When we finally passed through Canadian waters, our first stop was in Tracy Arm.  This was my first experience with icebergs.  Plenty of Titanic jokes heard under breath, but I did have a slight freak out moment.  They really are larger under the water than they appear on top.  I did not want to put our new life boat skills into practice.

Tracy Arm is a long channel and the Captain navigated this large boat around the icebergs like a ping pong ball and we were successfully able to see the Sawyer glacier.  

As we motored along I started to understand why Alaska has so few inhabitants.  The wilderness is vast and expansive and there seems to be no way to go but up. 

Upon closer inspection of the glacier, the most beautiful shade of blue I have ever seen was glowing. Glacier blue has a whole new meaning, but no matter how many photos I took, I couldn't seem to get the color to translate.  It looked as if someone dropped a bunch of cotton candy right in between the mountains.  It appeared fluffy and light when in reality it's jagged, and solid.

After leaving Tracy Arm we headed to Juneau, the state capital.  This was my favorite destination, although I didn't know it would become so then.  The Seattle weather was not an indication of our trip.  The two days at sea were spent in heavy fog, but we were lucky it lifted slightly when we drifted into Juneau.     

The city reminds me a lot San Fransisco.  There is only so much space to build here though and so the landscape is tight.  Straight up behind the buildings were wooded mountains beaming towards the sky.  Water falls were gushing down into ravines and clouds lingered low. 

When you got passed the tourist trinket shops, the truly local businesses were charming and friendly.  Unfortunately, we didn't get to explore the streets long because we had a couple of excursions planned.

First stop was river rafting on the Mendenhall.  This lake and river are glacier melt and the temp is around 35 degrees.  We donned our rain gear and life jackets and sat in the front of the boat.

We got up close to an iceberg that drifted off the Mendenhall glacier.  We were able to break off a piece for closer inspection.  It's full of sediments.  I knew it would be, I just like to see science applied to life.

While on the river the clouds came in close and it started to rain, but since we had waterproof gear on it didn't really matter.  We shot the rapids, and since we were sitting in the front of the raft we got hit with all the water.  We stayed dry but we didn't stay warm.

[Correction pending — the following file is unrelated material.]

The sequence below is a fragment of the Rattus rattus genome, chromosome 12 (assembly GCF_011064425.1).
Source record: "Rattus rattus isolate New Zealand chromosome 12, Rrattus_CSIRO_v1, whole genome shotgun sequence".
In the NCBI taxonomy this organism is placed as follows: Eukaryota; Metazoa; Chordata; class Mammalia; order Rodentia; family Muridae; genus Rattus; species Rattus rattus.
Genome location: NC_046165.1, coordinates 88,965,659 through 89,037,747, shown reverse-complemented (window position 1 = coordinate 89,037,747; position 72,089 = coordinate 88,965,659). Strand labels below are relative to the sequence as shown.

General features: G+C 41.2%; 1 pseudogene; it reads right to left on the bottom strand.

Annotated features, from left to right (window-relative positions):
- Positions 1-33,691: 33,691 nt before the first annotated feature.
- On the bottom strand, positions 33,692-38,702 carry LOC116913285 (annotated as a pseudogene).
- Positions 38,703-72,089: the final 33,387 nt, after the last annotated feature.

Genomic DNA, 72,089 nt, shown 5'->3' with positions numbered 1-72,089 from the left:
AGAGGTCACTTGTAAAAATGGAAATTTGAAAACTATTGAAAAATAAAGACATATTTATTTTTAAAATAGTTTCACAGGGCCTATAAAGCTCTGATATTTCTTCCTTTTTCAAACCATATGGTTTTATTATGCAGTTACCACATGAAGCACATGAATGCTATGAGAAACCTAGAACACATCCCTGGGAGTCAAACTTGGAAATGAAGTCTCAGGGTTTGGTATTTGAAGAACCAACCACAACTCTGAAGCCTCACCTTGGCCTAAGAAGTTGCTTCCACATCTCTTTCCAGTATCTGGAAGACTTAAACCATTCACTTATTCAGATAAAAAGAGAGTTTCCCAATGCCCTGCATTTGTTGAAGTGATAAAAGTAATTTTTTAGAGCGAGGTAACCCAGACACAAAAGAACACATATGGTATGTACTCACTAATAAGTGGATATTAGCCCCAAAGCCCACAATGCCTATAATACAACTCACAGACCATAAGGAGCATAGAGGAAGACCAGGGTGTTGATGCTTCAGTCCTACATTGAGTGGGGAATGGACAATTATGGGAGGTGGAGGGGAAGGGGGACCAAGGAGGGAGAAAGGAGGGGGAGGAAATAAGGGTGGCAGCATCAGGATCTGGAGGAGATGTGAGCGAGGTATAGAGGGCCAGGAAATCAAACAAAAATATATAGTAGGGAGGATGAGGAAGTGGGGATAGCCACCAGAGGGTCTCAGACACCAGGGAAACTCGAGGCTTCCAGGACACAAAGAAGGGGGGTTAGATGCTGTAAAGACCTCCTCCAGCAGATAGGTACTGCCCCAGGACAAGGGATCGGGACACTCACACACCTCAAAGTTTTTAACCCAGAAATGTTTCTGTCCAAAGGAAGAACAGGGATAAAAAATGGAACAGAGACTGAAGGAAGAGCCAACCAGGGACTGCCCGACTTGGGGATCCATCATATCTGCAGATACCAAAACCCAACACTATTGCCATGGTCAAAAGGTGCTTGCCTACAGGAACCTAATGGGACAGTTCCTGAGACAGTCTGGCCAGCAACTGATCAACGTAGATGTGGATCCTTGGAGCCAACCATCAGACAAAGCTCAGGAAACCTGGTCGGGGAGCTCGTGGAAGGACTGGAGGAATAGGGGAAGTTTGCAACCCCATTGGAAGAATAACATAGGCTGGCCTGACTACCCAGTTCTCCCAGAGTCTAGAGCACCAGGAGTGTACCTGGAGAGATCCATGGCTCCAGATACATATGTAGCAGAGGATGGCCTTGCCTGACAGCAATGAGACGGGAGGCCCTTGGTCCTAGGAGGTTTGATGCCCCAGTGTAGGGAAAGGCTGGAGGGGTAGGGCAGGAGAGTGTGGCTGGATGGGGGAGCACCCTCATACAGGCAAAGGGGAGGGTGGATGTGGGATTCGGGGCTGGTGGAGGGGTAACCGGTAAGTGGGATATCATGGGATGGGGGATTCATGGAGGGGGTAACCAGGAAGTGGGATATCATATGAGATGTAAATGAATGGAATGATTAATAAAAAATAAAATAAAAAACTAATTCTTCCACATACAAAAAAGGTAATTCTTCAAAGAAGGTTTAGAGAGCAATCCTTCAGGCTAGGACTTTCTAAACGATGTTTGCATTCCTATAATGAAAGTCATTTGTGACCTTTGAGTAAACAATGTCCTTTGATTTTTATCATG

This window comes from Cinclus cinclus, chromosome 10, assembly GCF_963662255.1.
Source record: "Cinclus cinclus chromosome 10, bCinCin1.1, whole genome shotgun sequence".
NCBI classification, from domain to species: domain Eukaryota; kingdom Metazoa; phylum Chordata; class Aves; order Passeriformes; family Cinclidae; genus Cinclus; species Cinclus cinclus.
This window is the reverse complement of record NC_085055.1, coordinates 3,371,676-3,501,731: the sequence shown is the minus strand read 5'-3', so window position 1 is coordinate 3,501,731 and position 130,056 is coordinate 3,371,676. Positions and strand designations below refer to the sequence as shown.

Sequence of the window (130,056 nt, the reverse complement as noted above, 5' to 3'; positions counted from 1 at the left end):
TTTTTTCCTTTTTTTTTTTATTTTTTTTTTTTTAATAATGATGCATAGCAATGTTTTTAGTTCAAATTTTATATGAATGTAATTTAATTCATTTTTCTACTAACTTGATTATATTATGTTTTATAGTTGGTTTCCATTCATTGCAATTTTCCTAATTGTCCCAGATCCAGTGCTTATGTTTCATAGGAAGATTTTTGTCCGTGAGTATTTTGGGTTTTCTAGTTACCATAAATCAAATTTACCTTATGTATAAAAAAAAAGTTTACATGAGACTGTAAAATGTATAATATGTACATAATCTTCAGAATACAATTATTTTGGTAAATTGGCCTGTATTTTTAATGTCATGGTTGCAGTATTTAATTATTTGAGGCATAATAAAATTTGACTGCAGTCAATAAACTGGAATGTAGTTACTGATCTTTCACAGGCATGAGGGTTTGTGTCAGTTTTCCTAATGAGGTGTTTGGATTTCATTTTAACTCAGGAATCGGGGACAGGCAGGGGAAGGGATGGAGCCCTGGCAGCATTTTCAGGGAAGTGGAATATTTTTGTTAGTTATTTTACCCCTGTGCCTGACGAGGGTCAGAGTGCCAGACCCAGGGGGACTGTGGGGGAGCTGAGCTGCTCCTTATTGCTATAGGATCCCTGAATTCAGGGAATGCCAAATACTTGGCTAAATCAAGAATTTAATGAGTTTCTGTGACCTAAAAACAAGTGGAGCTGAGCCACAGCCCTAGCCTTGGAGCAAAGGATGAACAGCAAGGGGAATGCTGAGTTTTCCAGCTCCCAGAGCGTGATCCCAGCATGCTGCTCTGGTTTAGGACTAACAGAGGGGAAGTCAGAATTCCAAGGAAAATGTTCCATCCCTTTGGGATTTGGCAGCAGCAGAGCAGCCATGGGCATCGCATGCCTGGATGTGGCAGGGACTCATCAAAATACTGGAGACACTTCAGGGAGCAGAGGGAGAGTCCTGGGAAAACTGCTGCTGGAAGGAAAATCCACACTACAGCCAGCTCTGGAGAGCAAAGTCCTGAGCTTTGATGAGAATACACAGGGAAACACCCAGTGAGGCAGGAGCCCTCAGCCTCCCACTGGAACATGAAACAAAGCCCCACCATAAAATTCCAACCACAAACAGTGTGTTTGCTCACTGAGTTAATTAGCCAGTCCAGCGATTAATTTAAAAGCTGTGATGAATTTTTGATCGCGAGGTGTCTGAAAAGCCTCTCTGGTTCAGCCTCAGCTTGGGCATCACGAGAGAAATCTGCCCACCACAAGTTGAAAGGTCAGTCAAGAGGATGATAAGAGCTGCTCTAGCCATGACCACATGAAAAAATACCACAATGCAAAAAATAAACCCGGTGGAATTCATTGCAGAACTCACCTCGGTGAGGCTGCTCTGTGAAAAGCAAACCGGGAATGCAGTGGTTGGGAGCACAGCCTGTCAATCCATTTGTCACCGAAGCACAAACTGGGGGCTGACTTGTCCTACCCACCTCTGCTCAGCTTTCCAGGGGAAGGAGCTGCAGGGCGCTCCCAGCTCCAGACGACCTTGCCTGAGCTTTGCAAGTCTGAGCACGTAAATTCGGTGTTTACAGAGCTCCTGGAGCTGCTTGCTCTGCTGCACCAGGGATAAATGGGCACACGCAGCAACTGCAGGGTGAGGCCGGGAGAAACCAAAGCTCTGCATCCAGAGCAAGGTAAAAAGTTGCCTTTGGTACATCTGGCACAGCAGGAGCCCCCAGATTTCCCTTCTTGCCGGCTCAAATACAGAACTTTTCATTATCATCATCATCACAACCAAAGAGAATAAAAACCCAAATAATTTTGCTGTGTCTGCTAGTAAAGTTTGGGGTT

While out on the river we saw salmon swimming upstream for the spawning process, bald eagles in trees and on the shore.  Even though we were cold, we were able to see a lot of life we wouldn't have seen on the street.  

After we shot the Mendenhall we got on a boat to see a few whales.  It's one of the best times of year for viewing whales in Alaska because they are busy eating in order to get ready to migrate back to Tijuana.

We did spot several humpback whales.  They don't always travel in groups, but when they are feeding they will team up to maximize the feeding process.  Plumes of water were everywhere in sight. 

This little guy put on a show for us and breached a few times. 

We were also very lucky to see Orcas.  Even the locals were excited about this.  This is a rare sight around here and I'm happy we got to see three of them together. 

Of course no experience to Alaska can go without a bear sighting.  They are so prevalent.  After leaving Juneau we traveled on to Sitka which is on an island and then to Ketchikan.  While in Sitka I learned that on this very small island there are 1.4 bears per mile.  Your chances of running into one is high.  Since I have a thing with bears it was only natural that I spotted one. 

But alas, it was in captivity and not in the wild.  We viewed a bear sanctuary for orphaned cubs.  This guy is just a baby.  I'm afraid he will be huge when he is an adult and I really wouldn't want to run into him in nature. 

There was so much to see and I'm afraid I'm going to have a plan another trip.  Traveling around the state is tricky though because there are not a lot of roads.  Most travel is done through boats and small planes.

We made one last stop after leaving Alaska and that was to Victoria, British Columbia in Canada.  We were having issues with one of our propellers so we arrived in town really late and didn't have time to see much.  We opted for a pedi-cab ride to give us a little history around the city.  It was a beautiful city and I know I'll be spending time there in the future.

Our trip was beautiful and an event I will never forget.  I'm a big advocate of traveling, but I have a new perspective on getting out there and spending time with those you love.  I have the best grandmother, even at 80!

To see more photos from the trip you can jump over to my flickr page.